I want to keep my kids rooted in nature, active, healthy. I try to tell them to drink water for thirst and juice or soda for taste or to eat healthy stuff for hunger and the other stuff for taste. But I have lived my life in a tangled web of nutritional and diet based rules and eating disorders. I don't want to pass that along. I don't want to be dismissed as a nag. But I don't want Kesha and candy to win out.

 

Any advice or words of wisdom?

 

 

QueenSheba'sMom is offline  
#2 of 24 Old 01-11-2012, 08:32 AM
 
whatsnextmom's Avatar
 
Join Date: Apr 2010
Posts: 1,961
Mentioned: 0 Post(s)
Tagged: 0 Thread(s)
Quoted: 20 Post(s)

For starters, if your kids are asking you to listen to the radio WITH them, watch TV shows they like WITH them by all means do so! They are inviting you into their world and you'd be a fool not to take advantage of the opportunity. Believe me, they do stop asking. I don't mean you have to do nothing BUT their stuff but if you want them to listen to you, you need to listen to them. Not everything on the radio is bad. It may not be your style but lots of it is just plain old bubble gum pop. The songs that go against your beliefs are opportunities to discuss what it is your family actually believes in.... not preachy but a chance to ask questions and get them thinking. If you just dismiss everything they are interested in, they will have no respect for your interests either.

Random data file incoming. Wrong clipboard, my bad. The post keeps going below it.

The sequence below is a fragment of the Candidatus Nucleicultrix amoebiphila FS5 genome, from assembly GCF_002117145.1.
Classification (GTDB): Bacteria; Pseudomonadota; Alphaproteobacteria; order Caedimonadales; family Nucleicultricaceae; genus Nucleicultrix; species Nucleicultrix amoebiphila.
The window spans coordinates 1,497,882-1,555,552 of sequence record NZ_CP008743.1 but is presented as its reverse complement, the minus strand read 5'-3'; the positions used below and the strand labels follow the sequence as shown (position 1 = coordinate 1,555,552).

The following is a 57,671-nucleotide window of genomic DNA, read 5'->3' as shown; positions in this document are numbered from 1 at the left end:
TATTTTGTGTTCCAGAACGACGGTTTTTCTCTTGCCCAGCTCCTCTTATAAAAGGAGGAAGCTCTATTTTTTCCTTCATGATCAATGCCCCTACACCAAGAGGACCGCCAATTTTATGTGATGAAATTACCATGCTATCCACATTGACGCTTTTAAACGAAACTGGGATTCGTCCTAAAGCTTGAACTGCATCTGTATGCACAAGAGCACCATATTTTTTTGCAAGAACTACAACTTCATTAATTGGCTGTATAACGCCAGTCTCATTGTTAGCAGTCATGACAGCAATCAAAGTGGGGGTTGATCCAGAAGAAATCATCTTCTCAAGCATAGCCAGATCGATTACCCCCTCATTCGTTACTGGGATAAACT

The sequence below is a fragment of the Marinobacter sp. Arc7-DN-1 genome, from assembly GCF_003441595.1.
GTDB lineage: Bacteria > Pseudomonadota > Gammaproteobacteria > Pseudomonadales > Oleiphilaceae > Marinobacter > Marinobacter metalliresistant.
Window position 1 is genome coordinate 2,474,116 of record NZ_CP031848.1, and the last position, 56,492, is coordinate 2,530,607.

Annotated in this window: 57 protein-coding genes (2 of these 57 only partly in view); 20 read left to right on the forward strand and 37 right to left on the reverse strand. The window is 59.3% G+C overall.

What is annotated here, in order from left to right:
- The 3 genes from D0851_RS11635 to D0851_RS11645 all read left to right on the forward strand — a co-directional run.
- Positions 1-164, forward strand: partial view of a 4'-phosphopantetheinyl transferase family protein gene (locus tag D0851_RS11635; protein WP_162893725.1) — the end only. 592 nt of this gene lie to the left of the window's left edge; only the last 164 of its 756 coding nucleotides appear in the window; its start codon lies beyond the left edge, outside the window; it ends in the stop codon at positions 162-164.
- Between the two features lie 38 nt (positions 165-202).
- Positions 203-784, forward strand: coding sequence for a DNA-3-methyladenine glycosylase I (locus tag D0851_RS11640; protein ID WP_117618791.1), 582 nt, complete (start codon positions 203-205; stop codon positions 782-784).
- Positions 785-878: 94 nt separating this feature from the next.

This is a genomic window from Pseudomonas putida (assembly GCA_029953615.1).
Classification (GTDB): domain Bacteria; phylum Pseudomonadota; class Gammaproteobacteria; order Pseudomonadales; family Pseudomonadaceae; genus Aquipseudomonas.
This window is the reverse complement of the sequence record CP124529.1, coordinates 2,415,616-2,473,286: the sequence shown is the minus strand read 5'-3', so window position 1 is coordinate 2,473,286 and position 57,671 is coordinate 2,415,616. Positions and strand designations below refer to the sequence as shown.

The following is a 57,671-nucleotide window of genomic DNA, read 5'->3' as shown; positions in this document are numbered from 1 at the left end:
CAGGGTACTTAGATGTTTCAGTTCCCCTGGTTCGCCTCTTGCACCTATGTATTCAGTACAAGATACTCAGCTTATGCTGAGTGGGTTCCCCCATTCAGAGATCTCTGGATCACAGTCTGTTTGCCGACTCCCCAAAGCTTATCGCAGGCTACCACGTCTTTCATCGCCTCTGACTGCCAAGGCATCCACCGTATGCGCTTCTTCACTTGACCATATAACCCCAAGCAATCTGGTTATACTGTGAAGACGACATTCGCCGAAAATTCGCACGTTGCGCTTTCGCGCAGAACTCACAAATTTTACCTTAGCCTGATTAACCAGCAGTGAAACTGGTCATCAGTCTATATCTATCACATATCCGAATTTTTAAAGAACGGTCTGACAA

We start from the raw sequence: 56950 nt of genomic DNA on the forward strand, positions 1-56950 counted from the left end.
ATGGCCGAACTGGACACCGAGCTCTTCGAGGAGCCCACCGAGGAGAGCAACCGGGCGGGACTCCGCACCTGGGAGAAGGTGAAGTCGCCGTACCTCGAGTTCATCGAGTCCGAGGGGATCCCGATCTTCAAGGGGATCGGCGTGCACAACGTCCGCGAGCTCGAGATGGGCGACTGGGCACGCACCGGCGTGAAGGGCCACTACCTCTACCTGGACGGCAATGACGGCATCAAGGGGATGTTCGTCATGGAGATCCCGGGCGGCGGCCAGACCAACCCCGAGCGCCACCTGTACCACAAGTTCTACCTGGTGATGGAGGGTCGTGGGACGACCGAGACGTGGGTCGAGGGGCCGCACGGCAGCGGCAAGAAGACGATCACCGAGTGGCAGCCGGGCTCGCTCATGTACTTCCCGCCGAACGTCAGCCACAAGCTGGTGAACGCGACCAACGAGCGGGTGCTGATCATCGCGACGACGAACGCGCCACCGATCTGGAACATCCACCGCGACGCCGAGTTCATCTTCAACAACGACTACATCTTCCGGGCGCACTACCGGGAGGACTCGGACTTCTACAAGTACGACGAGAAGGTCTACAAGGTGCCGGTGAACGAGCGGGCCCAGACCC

As for the food, even if they get nothing but junk from outside sources, I'd continue to model balance at home. If you turn your house into the extremity trying to counteract the rest of their influences, they'll see no purpose in following your path. If you model a healthy diet which can include a scoop of ice cream and a fast food run on occasion. they will grow to respect and understand it more.